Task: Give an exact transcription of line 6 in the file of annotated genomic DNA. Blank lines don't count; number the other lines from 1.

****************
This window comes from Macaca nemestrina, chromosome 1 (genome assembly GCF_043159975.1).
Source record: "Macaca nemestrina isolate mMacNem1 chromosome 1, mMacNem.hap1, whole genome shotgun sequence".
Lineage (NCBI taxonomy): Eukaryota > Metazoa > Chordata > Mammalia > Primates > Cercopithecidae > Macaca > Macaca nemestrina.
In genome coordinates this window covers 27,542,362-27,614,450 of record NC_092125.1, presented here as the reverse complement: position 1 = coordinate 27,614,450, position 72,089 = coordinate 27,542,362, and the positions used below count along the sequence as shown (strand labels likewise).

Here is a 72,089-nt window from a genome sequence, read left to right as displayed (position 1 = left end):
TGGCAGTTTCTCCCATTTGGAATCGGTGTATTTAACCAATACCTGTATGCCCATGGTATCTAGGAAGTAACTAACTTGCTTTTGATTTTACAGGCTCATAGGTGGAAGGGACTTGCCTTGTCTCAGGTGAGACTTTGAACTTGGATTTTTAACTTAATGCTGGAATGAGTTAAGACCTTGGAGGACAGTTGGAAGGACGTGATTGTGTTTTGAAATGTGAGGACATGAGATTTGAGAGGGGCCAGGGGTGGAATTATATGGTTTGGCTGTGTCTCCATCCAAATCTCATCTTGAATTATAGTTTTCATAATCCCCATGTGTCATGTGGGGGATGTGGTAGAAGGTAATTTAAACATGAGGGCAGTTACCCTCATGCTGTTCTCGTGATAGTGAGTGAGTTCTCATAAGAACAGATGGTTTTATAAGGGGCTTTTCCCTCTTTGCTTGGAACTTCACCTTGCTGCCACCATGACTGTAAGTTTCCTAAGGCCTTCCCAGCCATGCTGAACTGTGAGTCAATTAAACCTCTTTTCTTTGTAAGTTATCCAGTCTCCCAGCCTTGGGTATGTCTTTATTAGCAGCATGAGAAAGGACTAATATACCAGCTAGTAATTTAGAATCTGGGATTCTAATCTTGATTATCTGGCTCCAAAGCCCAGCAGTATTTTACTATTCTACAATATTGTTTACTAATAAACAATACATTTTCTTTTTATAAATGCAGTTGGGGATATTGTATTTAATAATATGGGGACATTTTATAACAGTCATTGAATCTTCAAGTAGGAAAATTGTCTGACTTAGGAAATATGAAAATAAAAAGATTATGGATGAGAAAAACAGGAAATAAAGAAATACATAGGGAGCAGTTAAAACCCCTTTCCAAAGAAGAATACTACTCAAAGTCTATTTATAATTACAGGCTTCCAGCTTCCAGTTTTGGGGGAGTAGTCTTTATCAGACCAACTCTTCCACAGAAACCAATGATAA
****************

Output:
TGGCAGTTTCTCCCATTTGGAATCGGTGTATTTAACCAATACCTGTATGCCCATGGTATCTAGGAAGTAACTAACTTGCTTTTGATTTTACAGGCTCATAGGTGGAAGGGACTTGCCTTGTCTCAGGTGAGACTTTGAACTTGGATTTTTAACTTAATGCTGGAATGAGTTAAGACCTTGGAGGACAGTTGGAAGGACGTGATTGTGTTTTGAAATGTGAGGACATGAGATTTGAGAGGGGCCAGGGGTGGAATTATATGGTTTGGCTGTGTCTCCATCCAAATCTCATCTTGAATTATAGTTTTCATAATCCCCATGTGTCATGTGGGGGATGTGGTAGAAGGTAATTTAAACATGAGGGCAGTTACCCTCATGCTGTTCTCGTGATAGTGAGTGAGTTCTCATAAGAACAGATGGTTTTATAAGGGGCTTTTCCCTCTTTGCTTGGAACTTCACCTTGCTGCCACCATGACTGTAAGTTTCCTAAGGCCTTCCCAGCCATGCTGAACTGTGAGTCAATTAAACCTCTTTTCTTTGTAAGTTATCCAGTCTCCCAGCCTTGGGTATGTCTTTATTAGCAGCATGAGAAAGGACTAATATACCAGCTAGTAATTTAGAATCTGGGATTCTAATCTTGATTATCTGGCTCCAAAGCCCAGCAGTATTTTACTATTCTACAATATTGTTTACTAATAAACAATACATTTTCTTTTTATAAATGCAGTTGGGGATATTGTATTTAATAATATGGGGACATTTTATAACAGTCATTGAATCTTCAAGTAGGAAAATTGTCTGACTTAGGAAATATGAAAATAAAAAGATTATGGATGAGAAAAACAGGAAATAAAGAAATACATAGGGAGCAGTTAAAACCCCTTTCCAAAGAAGAATACTACTCAAAGTCTATTTATAATTACAGGCTTCCAGCTTCCAGTTTTGGGGGAGTAGTCTTTATCAGACCAACTCTTCCACAGAAACCAATGATAA